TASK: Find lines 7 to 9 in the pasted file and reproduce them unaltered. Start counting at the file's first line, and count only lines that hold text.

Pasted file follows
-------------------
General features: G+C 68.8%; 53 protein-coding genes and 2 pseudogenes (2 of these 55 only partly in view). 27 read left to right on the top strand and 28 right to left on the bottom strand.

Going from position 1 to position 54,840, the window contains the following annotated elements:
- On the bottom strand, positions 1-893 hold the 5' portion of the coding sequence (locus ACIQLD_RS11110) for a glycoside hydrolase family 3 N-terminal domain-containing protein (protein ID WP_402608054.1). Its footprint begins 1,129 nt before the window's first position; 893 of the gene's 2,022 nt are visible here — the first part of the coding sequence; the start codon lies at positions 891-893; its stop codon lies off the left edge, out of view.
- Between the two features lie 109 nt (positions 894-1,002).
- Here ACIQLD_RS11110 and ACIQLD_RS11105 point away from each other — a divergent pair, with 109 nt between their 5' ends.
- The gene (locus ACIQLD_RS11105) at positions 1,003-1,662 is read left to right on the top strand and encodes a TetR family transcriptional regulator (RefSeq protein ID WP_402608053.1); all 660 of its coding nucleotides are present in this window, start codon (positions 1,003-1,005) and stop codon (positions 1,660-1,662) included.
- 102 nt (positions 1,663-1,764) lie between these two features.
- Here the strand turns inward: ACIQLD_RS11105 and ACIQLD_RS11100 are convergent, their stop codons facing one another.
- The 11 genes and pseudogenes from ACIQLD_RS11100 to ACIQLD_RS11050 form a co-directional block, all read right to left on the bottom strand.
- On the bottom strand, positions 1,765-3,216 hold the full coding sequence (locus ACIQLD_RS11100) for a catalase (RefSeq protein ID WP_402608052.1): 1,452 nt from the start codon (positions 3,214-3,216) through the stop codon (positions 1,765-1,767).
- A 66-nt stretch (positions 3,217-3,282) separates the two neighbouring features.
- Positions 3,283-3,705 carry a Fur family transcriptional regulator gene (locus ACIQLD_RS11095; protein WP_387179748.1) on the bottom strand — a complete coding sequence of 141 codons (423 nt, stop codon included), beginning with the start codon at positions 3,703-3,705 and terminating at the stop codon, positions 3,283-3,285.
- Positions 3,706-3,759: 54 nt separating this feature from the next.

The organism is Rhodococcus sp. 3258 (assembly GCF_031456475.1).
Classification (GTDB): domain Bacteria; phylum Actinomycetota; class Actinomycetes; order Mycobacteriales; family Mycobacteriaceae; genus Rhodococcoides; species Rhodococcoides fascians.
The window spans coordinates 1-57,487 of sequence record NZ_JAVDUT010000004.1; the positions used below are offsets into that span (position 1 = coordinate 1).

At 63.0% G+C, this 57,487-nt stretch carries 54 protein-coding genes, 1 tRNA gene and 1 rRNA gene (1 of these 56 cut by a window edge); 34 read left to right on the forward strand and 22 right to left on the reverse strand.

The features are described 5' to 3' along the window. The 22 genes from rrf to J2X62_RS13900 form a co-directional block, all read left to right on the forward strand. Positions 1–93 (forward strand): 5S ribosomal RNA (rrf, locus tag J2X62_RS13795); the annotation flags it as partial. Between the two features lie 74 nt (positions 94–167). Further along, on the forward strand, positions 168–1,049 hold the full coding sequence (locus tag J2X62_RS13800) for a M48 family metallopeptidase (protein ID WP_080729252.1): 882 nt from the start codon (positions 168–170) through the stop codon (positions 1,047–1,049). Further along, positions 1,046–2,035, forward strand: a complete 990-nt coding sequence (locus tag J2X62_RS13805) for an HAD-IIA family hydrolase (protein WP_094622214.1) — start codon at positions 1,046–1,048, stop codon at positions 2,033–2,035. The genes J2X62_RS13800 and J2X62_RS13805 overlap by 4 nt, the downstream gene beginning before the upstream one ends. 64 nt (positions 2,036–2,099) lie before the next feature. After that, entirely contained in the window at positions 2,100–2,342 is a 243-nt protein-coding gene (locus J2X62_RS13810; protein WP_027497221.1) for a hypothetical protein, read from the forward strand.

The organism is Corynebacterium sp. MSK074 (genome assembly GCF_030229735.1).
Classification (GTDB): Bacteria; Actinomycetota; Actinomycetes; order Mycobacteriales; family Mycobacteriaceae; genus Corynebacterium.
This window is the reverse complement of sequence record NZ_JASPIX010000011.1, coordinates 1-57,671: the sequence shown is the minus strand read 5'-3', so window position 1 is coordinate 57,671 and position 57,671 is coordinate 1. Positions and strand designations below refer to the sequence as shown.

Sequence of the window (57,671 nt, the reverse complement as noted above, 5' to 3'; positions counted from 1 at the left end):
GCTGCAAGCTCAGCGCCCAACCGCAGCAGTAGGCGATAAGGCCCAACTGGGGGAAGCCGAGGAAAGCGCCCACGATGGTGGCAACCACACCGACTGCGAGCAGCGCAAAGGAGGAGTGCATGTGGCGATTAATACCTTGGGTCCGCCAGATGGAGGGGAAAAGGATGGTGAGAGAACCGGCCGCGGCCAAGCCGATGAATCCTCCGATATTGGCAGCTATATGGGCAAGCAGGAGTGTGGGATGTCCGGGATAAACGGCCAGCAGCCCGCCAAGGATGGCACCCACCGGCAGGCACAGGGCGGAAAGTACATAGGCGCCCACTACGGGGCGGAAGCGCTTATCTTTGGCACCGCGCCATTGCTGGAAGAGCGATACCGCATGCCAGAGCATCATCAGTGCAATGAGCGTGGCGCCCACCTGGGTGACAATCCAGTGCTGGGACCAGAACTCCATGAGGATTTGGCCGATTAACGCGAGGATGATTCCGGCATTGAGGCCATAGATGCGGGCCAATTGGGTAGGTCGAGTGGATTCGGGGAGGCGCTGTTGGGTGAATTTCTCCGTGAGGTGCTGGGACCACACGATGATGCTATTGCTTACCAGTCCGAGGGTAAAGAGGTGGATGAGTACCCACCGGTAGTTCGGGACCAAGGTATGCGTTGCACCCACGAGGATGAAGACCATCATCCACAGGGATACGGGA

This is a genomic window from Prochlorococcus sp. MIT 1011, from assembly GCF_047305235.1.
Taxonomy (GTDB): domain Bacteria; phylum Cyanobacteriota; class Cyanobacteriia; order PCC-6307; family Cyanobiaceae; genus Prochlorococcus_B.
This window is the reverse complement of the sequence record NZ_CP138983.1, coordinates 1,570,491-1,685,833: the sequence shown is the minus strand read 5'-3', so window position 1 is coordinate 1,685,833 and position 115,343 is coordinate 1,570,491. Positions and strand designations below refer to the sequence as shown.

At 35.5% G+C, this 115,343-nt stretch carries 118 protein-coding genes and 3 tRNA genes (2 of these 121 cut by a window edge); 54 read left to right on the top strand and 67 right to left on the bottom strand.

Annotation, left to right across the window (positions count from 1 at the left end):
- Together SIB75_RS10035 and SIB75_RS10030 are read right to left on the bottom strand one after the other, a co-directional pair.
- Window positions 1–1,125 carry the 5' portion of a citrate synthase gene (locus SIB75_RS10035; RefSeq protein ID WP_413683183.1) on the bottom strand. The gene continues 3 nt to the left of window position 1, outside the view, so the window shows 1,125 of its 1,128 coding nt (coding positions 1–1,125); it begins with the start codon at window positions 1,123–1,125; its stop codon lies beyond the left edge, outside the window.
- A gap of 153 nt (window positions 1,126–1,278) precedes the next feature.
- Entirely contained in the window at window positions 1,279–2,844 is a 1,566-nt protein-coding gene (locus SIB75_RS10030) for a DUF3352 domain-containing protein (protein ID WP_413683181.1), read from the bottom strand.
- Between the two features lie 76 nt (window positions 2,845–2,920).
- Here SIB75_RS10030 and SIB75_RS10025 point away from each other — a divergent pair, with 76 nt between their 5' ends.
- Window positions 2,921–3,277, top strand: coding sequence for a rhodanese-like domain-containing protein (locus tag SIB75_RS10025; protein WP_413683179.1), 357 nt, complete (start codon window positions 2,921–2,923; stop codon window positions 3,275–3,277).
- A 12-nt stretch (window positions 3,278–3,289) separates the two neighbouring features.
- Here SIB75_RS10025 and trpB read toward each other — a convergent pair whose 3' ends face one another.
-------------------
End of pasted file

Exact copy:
- 102 nt (positions 1,663-1,764) lie between these two features.
- Here the strand turns inward: ACIQLD_RS11105 and ACIQLD_RS11100 are convergent, their stop codons facing one another.
- The 11 genes and pseudogenes from ACIQLD_RS11100 to ACIQLD_RS11050 form a co-directional block, all read right to left on the bottom strand.